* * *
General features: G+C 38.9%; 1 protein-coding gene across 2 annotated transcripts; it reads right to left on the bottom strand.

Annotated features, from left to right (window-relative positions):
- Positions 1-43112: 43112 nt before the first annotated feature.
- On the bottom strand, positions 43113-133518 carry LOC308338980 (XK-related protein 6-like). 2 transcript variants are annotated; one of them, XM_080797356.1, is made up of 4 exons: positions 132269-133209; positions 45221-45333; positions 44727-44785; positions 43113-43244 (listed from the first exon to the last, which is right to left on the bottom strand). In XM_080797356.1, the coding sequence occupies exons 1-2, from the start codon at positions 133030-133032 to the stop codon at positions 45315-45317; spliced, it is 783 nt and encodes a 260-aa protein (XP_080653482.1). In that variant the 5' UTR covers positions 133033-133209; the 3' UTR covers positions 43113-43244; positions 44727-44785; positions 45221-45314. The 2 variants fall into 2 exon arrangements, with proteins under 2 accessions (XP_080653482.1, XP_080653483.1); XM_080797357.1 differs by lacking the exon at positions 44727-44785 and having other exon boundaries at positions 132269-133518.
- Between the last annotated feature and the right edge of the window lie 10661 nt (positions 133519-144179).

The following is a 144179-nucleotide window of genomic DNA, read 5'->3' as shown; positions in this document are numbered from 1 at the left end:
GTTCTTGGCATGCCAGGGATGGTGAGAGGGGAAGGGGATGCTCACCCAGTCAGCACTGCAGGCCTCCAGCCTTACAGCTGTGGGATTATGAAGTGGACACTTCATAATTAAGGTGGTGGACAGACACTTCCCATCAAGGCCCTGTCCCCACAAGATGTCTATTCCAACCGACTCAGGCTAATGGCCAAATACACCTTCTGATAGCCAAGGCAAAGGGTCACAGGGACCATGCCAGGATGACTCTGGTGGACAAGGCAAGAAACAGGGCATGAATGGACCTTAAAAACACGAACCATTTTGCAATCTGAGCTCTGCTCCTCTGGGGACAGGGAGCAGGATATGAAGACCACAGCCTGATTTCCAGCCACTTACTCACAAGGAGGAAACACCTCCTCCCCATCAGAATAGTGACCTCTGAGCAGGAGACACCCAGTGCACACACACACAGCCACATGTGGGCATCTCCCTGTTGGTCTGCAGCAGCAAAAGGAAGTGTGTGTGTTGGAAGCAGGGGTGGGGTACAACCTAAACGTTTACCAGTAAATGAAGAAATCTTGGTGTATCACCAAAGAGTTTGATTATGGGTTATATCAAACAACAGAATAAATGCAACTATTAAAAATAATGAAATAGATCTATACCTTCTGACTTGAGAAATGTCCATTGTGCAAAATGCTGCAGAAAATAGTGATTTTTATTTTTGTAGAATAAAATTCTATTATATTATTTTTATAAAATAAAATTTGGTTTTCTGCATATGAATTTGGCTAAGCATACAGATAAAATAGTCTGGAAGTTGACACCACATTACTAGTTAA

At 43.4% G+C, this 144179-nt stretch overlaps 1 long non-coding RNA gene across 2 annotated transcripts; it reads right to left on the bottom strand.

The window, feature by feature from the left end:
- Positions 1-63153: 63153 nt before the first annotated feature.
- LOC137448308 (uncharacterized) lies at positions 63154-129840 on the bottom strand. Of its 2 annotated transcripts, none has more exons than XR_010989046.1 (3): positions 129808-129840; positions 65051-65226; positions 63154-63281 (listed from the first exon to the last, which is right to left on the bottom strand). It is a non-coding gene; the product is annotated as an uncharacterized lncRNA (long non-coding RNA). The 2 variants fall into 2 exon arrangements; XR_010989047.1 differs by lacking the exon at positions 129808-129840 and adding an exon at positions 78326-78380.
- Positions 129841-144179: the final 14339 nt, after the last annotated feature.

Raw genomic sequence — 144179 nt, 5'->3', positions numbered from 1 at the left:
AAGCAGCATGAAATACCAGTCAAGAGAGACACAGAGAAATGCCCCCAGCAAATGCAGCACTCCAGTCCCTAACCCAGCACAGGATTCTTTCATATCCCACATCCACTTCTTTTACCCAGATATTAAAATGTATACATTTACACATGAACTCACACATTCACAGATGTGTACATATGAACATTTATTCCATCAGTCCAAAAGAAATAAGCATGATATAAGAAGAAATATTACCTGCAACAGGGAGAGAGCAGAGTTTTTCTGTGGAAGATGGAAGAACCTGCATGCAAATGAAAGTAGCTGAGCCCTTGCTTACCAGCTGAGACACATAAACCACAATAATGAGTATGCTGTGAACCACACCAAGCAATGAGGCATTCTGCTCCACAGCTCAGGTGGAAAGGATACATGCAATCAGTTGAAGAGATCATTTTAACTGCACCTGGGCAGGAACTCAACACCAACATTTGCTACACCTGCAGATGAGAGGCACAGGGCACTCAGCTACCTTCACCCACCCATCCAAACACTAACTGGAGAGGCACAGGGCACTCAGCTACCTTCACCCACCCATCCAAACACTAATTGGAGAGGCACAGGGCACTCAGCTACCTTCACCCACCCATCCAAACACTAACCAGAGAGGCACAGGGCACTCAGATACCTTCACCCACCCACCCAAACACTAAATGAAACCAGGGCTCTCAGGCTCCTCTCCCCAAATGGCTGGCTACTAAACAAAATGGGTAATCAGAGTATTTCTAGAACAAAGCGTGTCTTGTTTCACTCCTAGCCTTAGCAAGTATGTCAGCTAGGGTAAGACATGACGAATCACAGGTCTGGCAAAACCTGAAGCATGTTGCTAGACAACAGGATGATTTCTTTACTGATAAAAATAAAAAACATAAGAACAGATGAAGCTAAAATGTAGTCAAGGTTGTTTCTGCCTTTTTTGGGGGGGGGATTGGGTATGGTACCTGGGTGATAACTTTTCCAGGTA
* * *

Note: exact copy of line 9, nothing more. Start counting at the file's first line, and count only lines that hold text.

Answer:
The window, feature by feature from the left end: